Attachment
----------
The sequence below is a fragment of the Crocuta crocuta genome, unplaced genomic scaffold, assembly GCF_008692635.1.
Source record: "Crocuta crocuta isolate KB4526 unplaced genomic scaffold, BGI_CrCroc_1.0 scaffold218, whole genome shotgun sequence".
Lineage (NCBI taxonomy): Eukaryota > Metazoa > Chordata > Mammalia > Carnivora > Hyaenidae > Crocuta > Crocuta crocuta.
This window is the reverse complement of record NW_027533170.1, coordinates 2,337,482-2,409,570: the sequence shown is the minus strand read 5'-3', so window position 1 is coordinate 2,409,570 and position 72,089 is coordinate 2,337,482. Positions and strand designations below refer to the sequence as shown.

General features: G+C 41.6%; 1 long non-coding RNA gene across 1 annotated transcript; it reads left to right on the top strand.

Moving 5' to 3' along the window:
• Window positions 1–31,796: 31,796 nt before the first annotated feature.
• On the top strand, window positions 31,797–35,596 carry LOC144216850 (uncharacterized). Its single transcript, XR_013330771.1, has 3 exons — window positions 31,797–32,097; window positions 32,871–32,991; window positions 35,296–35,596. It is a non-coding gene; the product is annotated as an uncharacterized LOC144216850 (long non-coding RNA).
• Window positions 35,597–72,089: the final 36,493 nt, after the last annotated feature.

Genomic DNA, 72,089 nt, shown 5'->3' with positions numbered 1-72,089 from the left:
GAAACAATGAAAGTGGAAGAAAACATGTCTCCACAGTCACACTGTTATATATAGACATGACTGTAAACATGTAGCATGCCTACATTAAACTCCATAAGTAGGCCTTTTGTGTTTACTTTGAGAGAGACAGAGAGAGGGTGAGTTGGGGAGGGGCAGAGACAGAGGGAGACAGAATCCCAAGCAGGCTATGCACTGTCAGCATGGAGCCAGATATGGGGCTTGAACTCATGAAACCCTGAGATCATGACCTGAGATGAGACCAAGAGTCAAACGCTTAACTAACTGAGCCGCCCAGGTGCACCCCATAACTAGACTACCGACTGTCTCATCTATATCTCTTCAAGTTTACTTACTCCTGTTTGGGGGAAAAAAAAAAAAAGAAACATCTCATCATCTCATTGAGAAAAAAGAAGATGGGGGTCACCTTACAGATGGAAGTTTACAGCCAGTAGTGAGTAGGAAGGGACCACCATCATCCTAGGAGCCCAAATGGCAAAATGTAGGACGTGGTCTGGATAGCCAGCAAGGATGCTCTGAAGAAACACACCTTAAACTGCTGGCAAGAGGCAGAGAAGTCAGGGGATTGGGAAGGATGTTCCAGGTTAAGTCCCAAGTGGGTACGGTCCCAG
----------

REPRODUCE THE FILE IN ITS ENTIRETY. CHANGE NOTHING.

The sequence below is a fragment of the Crocuta crocuta genome, unplaced genomic scaffold, assembly GCF_008692635.1.
Source record: "Crocuta crocuta isolate KB4526 unplaced genomic scaffold, BGI_CrCroc_1.0 scaffold218, whole genome shotgun sequence".
Lineage (NCBI taxonomy): Eukaryota > Metazoa > Chordata > Mammalia > Carnivora > Hyaenidae > Crocuta > Crocuta crocuta.
This window is the reverse complement of record NW_027533170.1, coordinates 2,337,482-2,409,570: the sequence shown is the minus strand read 5'-3', so window position 1 is coordinate 2,409,570 and position 72,089 is coordinate 2,337,482. Positions and strand designations below refer to the sequence as shown.

General features: G+C 41.6%; 1 long non-coding RNA gene across 1 annotated transcript; it reads left to right on the top strand.

Moving 5' to 3' along the window:
• Window positions 1–31,796: 31,796 nt before the first annotated feature.
• On the top strand, window positions 31,797–35,596 carry LOC144216850 (uncharacterized). Its single transcript, XR_013330771.1, has 3 exons — window positions 31,797–32,097; window positions 32,871–32,991; window positions 35,296–35,596. It is a non-coding gene; the product is annotated as an uncharacterized LOC144216850 (long non-coding RNA).
• Window positions 35,597–72,089: the final 36,493 nt, after the last annotated feature.

Genomic DNA, 72,089 nt, shown 5'->3' with positions numbered 1-72,089 from the left:
GAAACAATGAAAGTGGAAGAAAACATGTCTCCACAGTCACACTGTTATATATAGACATGACTGTAAACATGTAGCATGCCTACATTAAACTCCATAAGTAGGCCTTTTGTGTTTACTTTGAGAGAGACAGAGAGAGGGTGAGTTGGGGAGGGGCAGAGACAGAGGGAGACAGAATCCCAAGCAGGCTATGCACTGTCAGCATGGAGCCAGATATGGGGCTTGAACTCATGAAACCCTGAGATCATGACCTGAGATGAGACCAAGAGTCAAACGCTTAACTAACTGAGCCGCCCAGGTGCACCCCATAACTAGACTACCGACTGTCTCATCTATATCTCTTCAAGTTTACTTACTCCTGTTTGGGGGAAAAAAAAAAAAAGAAACATCTCATCATCTCATTGAGAAAAAAGAAGATGGGGGTCACCTTACAGATGGAAGTTTACAGCCAGTAGTGAGTAGGAAGGGACCACCATCATCCTAGGAGCCCAAATGGCAAAATGTAGGACGTGGTCTGGATAGCCAGCAAGGATGCTCTGAAGAAACACACCTTAAACTGCTGGCAAGAGGCAGAGAAGTCAGGGGATTGGGAAGGATGTTCCAGGTTAAGTCCCAAGTGGGTACGGTCCCAG